Click here to register 

Managing stormwater run-off workshop with Emily Svenson 
How to manage stormwater run-off to protect the lake, on the local roads and around your home. 
Saturday, April 27, 2019 
5 to 7 pm in a neighbor’s home.
Click here to register

Wine, cheese, networking, and mingling at each workshop.

Co-sponsored by the Roaring Brook Lake Property Owners Organization (RBLPOA) and the Roaring Brook Lake Garden Club.

Free, but registration is required and attendance is limited. (Addresses will be sent to attendees.)

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Overpass meeting 2-7-2019

Thursday, Feb 7, was a wet, foggy evening, but the Town Hall parking lot was full and the Town Hall meeting room was standing-room only. About 40 residents crowded in to hear the DOT discuss specifics of the construction, necessary detours, and timing of the Pudding Street Overpass project. The crowd was understandably anxious about the details, but applause rang out several times during the presentation. One thing, for sure, whatever the inconvenience of the construction period, the Overpass is long-awaited and totally needed.

I’m posting a few key points now, but a video, a 3-D imaging of the construction stages, and a slide set will be up on the Town website within a few days. I’ll post links as soon they are available. The summary below is a bit vague, be patient. It’ll make more sense with the timeline and pictures.

  • Tree removal and other prep-work will be on-going this spring. The actual work on the overpass will commence late this summer (2019) and will be complete by August 31, 2020. Several significant incentives and penalties are in place to insure that the work is completed on schedule.
  • Emergency services (police, fire, and ambulance) will continue to be run by our regular responders from Putnam Valley. There will be specific limited-access points for emergency vehicles only to enter the RBL District when other access points are blocked. If emergency access is not possible, fully staffed emergency vehicles will be parked in the District.
  • The Pudding Street crossing will be closed to all traffic for 5 months, approximately between April and August 2020. The main detour during those times will be Pudding St south to Peekskill Hollow Rd north.
  • The North-Bound Taconic (in and out ramps) will be open some of the time that the Pudding Street.crossing is closed.
  • There will be a period of time when the Pudding St. crossing is open, but Southbound Taconic traffic will not be able to exit left.
  • Gordon Rd will be open but will not be improved (it would save very little time and be costly)
  • The blasting of rock will go on between the hours of 10 am and 3 pm. The blasting noise will be brief and not excessive. The seismic impact will not affect home foundations or the integrity of the dam. During blasts, the Taconic Parkway will be briefly closed to traffic.
  • The funds for the Pudding St Overpass have been designated and set aside. They will not be affected by NY State budget constraints.
  • All storm-water drainage during construction will flow away from the lake.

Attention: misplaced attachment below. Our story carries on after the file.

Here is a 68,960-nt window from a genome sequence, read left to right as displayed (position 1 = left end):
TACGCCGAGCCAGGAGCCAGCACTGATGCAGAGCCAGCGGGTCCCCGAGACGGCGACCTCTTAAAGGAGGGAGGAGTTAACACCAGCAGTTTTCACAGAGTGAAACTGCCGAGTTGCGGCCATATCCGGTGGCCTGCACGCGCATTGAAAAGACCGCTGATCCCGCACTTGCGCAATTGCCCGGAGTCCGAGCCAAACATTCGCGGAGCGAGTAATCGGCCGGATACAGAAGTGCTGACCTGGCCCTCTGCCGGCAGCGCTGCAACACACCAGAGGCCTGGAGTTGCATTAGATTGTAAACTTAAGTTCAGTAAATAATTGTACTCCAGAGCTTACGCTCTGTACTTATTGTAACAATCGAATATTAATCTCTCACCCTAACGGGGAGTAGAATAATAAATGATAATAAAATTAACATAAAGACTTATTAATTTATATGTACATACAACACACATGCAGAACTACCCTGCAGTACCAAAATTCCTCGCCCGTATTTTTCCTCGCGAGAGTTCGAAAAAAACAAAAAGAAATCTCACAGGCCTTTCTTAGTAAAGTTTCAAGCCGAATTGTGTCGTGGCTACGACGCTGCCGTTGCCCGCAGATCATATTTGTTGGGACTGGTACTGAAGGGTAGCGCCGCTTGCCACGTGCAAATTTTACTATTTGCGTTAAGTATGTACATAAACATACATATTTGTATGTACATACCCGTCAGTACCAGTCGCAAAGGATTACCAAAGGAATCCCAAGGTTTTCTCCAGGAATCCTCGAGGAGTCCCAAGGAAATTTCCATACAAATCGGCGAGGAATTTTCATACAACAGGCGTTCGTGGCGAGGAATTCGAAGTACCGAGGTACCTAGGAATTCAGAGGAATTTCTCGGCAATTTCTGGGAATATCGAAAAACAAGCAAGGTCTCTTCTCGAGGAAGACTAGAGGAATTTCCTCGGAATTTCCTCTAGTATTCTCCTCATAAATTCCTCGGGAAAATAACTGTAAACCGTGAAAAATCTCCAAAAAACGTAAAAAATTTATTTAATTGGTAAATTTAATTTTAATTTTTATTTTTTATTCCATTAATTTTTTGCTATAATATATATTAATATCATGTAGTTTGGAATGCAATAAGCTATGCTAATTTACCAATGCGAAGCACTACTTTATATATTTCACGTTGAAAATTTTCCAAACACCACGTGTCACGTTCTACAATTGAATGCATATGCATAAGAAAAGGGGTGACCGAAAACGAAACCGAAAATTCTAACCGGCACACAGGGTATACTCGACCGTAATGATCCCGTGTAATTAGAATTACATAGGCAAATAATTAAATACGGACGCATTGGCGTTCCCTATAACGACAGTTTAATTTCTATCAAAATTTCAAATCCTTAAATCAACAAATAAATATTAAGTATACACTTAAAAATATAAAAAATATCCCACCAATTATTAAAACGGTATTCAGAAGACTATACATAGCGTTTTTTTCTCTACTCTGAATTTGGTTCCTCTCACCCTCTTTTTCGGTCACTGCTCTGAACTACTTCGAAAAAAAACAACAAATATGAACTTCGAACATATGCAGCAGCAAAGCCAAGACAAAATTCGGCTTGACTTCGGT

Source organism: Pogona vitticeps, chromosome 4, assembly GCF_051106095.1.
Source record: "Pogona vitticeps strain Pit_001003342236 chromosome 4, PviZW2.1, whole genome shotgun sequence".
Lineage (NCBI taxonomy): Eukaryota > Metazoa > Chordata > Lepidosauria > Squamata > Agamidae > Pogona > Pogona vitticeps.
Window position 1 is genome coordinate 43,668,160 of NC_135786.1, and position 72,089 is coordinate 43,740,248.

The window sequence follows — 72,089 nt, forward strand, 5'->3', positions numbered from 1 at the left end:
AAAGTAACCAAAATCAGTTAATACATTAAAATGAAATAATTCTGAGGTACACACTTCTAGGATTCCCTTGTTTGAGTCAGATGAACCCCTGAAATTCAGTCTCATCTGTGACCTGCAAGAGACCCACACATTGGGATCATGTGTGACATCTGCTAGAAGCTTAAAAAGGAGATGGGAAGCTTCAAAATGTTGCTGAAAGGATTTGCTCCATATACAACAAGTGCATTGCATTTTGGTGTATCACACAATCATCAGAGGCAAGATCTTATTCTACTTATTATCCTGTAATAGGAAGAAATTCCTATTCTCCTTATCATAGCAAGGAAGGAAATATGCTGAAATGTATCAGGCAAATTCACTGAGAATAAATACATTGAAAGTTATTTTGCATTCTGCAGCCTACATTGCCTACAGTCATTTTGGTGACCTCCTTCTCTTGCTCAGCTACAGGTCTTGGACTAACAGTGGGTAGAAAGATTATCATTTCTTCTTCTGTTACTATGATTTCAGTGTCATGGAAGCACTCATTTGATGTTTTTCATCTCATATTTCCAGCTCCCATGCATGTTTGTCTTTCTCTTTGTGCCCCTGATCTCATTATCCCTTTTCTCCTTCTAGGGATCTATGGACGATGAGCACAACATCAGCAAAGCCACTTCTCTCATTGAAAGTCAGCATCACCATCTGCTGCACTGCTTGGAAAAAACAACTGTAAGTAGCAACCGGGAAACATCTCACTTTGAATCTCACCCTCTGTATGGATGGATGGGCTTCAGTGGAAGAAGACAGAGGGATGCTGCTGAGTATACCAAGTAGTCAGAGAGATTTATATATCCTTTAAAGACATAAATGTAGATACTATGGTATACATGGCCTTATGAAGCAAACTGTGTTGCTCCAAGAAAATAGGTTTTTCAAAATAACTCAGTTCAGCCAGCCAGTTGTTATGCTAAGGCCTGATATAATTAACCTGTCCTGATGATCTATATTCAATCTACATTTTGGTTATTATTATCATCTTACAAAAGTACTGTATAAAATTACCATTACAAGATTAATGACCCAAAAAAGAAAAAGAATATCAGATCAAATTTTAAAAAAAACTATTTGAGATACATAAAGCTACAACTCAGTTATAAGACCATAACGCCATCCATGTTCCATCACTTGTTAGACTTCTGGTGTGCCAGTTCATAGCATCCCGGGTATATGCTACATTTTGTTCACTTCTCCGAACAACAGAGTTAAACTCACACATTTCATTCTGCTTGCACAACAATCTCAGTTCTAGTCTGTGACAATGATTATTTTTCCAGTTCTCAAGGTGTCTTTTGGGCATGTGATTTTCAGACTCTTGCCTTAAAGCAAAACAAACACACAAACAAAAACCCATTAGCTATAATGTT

• The created wetlands will be monitored and maintained for a minimum of five years after the project is completed. Invasive species will be weeded out. When needed, new native plants will replace failed plants and removed invasives. A diverse and thriving native wetland flora and fauna (including beavers) will be considered a sign of success of the created wetlands.
  • All properties that need to be acquired by DOT have either been acquired already, or are well along in the process. No difficulties are expected.
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Overpass meeting

Thursday, Feb 7 at 6 – 7:30 pm, Town Hall

Do you have questions or concerns about the overpass construction?
DOT representatives will hold an important informational meeting
specifically for RBL residents on Thursday, Feb 7, from 6 to 7:30 pm in
Town Hall.
Engineers and project managers from the NYS Department of
Transportation’s Taconic State Parkway/Pudding Street Interchange
Construction Project will be available to discuss the proposed
construction, traffic control. and construction work staging plan.
Come. 
Hear directly from DOT representatives. 
Learn what is going to happen. Be prepared. 
Voice your concerns.

Thursday, Feb 7, from 6 to 7:30 pm 
Putnam Valley Town Hall, 
265 Oscawana Lake Road, Putnam Valley NY 10579.
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2018 Roaring Brook Lake Holiday Party

The annual Roaring Brook Lake Holiday Party will be Sat, Dec 15, 7-10 pm at a neighbor’s home on the lake (details once you register). Enjoy a wonderful evening of celebration and good cheer.

Tickets are $15/person to cover spirits and sandwiches. In the spirit of the season, please also bring an appetizer or a dessert to share.

Capacity at our generous neighbor’s home is limited and you must register in advance to attend (no registration at the door). Once you register, you will receive the address and details. Register early! Don’t be left out.  Parking is limited. Please carpool.

Click below to pay for your ticket on line and reserve your place at this joyous evening celebrating our community.


Select number of people
List names of attendees



The 2017 Roaring Brook Lake Holiday Party is sponsored jointly by the RBL PropertyOwner’s Association and the RBL Garden Club.

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Lakescaping — What you can do in your own yard to help the lake — 8/4/18

RBLPOA Meeting August 4, 2018 — Lakescaping for lake health

On a rainy Saturday in August over 30 RBL residents gathered (indoors) to hear two experts discuss things that each of us can do in our own yards to help keep the lake clean and healthy.
We heard from AJ Reyes, lake ecologist, and David Seiter, ecological landscaper. Their presentations were terrific, and were followed by a Q & A session. We were impressed with the speakers and the speakers were impressed with the engagement of the homeowners who attended. If you were there, thank you for coming out on a wet Saturday and for being such a great audience!

If you weren’t able to be there, we worked as hard as we could to video the session for you. Unfortunately, our volunteer videographer (that is, the neighbor who had made at least one video before) couldn’t be there. People pitched in, with their phones and whatever else they had. The result is here. You’ll need some patience, but if you ignore the shaky camera and the low volume audio (turn the volume up on your end and also try putting on the closed caption option) you’re in for a great session.